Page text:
Stock Volatility and the War Puzzle

34 Pages Posted: 14 Mar 2022 Last revised: 11 Jul 2022

See all articles by Gustavo Cortes

Gustavo Cortes

Warrington College of Business, University of Florida

Angela Vossmeyer

Claremont McKenna College - Robert Day School of Economics and Finance

Marc Weidenmier

Chapman University

Date Written: March 2022

Abstract

U.S. stock volatility is 33 percent lower during wartime and periods of conflict. This is true even for World Wars I and II, which would seemingly increase uncertainty. In a seminal paper, Schwert (1989) identified the “war puzzle” as one of the most surprising facts from two centuries of stock volatility data. We propose an explanation for the puzzle: the profits of firms become easier to forecast during wartime due to massive government spending. We test this hypothesis using newly-constructed data on more than 100 years of defense spending. The aggregate analysis finds that defense spending reduces stock volatility. The sector level regressions show that defense spending predicts lower stock volatility for firms that produce military goods. Finally, an event-study demonstrates that earnings forecasts of defense firms by equity analysts become significantly less disperse after 9/11 and the invasions of Afghanistan (2001) and Iraq (2003).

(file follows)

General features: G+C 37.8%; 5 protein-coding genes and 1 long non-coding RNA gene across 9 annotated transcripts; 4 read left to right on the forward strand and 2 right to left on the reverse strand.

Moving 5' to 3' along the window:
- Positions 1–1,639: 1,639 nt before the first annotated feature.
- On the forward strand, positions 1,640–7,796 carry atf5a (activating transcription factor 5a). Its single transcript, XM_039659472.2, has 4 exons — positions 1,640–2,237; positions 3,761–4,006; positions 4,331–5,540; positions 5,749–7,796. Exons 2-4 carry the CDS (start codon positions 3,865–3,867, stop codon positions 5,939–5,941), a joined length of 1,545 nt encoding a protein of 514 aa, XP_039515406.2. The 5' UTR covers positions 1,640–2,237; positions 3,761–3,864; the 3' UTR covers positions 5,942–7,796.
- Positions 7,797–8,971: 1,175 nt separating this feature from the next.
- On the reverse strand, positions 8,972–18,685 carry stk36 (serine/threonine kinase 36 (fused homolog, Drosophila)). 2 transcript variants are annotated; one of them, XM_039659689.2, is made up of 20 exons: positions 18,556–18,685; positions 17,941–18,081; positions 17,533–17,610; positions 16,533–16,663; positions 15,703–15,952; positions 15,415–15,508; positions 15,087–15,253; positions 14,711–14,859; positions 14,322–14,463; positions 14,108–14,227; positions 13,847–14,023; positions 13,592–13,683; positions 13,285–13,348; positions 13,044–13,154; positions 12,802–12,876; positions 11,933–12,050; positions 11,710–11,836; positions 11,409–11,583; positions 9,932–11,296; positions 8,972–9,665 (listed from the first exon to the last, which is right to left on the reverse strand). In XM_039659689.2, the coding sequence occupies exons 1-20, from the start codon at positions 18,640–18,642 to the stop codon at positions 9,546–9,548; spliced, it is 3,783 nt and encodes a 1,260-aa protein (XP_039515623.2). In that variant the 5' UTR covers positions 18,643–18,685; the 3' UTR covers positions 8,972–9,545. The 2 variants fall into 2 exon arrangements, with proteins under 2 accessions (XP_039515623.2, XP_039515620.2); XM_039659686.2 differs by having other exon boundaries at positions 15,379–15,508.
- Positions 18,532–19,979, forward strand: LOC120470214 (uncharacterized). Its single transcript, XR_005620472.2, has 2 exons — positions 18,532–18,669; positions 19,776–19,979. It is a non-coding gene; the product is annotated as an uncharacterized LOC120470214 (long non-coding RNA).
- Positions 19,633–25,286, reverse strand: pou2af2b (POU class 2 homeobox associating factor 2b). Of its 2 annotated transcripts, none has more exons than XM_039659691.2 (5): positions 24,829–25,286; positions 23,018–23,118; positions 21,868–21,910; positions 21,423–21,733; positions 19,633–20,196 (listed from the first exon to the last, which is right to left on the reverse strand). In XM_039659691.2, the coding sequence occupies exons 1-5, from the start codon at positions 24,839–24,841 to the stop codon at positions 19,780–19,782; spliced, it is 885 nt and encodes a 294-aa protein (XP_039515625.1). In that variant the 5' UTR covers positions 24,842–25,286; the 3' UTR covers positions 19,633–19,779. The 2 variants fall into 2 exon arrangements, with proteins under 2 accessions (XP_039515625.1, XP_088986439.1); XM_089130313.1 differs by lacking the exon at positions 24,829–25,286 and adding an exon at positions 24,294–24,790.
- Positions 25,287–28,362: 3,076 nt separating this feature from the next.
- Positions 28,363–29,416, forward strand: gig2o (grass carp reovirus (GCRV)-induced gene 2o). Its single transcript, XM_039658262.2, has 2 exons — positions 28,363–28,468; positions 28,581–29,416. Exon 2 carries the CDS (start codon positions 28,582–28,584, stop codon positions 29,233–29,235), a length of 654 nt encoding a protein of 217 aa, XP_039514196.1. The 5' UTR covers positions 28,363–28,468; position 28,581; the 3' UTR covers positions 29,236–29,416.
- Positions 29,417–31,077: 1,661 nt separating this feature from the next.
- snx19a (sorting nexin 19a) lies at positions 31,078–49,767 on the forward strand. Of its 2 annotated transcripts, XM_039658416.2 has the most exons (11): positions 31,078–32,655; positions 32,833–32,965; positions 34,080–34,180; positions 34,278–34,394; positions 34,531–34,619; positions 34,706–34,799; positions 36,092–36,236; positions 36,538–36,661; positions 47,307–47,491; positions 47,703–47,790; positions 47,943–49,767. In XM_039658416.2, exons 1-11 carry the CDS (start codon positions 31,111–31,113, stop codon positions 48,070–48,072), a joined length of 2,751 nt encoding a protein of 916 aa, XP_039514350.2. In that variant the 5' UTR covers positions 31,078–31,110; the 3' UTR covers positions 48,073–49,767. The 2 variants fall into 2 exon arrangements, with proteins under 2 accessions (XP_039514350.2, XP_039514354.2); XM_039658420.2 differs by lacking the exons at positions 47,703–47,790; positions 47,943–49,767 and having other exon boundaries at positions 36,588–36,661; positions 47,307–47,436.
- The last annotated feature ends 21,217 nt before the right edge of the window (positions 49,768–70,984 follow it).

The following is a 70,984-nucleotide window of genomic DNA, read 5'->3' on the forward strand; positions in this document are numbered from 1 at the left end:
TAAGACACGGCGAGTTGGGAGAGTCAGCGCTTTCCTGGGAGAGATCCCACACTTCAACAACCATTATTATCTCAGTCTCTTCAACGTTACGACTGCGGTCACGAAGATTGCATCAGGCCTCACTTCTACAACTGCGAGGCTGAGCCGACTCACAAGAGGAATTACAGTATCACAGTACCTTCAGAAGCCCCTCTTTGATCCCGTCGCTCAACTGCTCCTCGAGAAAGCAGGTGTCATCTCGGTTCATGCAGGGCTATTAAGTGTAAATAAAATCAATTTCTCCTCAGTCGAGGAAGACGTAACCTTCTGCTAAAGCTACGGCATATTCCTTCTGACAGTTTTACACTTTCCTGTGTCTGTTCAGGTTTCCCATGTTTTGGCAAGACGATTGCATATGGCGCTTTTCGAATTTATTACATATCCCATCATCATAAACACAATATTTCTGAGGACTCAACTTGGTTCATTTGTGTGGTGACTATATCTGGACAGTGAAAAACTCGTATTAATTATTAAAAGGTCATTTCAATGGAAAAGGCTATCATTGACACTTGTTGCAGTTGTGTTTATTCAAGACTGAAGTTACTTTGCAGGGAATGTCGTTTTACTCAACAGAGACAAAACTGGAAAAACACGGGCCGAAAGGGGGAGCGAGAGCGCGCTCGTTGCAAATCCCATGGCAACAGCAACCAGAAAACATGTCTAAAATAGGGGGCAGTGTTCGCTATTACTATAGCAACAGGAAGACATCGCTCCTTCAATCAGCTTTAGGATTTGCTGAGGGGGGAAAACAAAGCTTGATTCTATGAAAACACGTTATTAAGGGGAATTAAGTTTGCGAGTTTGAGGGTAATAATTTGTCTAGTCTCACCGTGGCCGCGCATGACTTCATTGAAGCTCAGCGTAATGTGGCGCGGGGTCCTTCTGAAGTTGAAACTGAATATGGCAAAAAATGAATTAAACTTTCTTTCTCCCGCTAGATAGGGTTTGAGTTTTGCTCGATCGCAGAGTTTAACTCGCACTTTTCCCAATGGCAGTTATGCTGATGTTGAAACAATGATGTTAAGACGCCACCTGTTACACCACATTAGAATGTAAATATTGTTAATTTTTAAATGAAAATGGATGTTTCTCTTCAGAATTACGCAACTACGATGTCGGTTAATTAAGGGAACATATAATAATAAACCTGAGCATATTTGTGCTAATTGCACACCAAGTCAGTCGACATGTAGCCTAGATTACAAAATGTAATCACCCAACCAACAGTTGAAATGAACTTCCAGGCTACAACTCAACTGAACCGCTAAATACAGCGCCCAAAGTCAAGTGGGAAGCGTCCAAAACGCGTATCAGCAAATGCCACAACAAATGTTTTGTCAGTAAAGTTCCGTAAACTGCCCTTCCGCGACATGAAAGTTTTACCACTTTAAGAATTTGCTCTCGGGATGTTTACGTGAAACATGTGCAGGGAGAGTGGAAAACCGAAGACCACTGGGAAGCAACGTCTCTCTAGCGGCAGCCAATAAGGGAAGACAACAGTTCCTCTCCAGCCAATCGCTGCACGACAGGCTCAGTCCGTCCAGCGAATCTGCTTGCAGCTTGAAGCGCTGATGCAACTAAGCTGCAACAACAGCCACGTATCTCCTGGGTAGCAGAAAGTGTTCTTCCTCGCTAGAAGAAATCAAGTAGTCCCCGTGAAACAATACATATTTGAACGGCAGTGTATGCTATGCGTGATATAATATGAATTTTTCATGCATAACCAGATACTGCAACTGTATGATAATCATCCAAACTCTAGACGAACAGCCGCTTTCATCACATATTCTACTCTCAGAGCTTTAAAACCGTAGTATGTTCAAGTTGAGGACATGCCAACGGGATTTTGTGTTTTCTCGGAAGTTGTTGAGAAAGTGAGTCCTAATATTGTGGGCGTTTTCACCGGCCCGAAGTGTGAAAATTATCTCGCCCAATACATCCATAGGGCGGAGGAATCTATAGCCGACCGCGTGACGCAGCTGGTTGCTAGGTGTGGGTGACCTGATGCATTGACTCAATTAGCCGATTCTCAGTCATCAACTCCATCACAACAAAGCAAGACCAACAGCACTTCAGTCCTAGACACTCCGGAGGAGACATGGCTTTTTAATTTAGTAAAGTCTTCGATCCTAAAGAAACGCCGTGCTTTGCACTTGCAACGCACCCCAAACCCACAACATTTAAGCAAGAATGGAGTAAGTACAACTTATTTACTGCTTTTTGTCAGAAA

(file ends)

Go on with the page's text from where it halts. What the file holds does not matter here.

Institutional subscribers to the NBER working paper series, and residents of developing countries may download this paper without additional charge at www.nber.org.

Suggested Citation

Cortes, Gustavo and Vossmeyer, Angela and Weidenmier, Marc, Stock Volatility and the War Puzzle (March 2022). NBER Working Paper No. w29837, Available at SSRN: https://ssrn.com/abstract=4056791

Gustavo Cortes (Contact Author)

Warrington College of Business, University of Florida ( email )

P.O. Box 117168
Gainesville, FL 32611
United States

HOME PAGE: http://warrington.ufl.edu/directory/person/9136/

Angela Vossmeyer

Claremont McKenna College - Robert Day School of Economics and Finance ( email )

500 E. Ninth St.
Claremont, CA 91711-6420
United States

Marc Weidenmier

Chapman University ( email )

Do you have a job opening that you would like to promote on SSRN?

Paper statistics

Downloads
9
Abstract Views
146
PlumX Metrics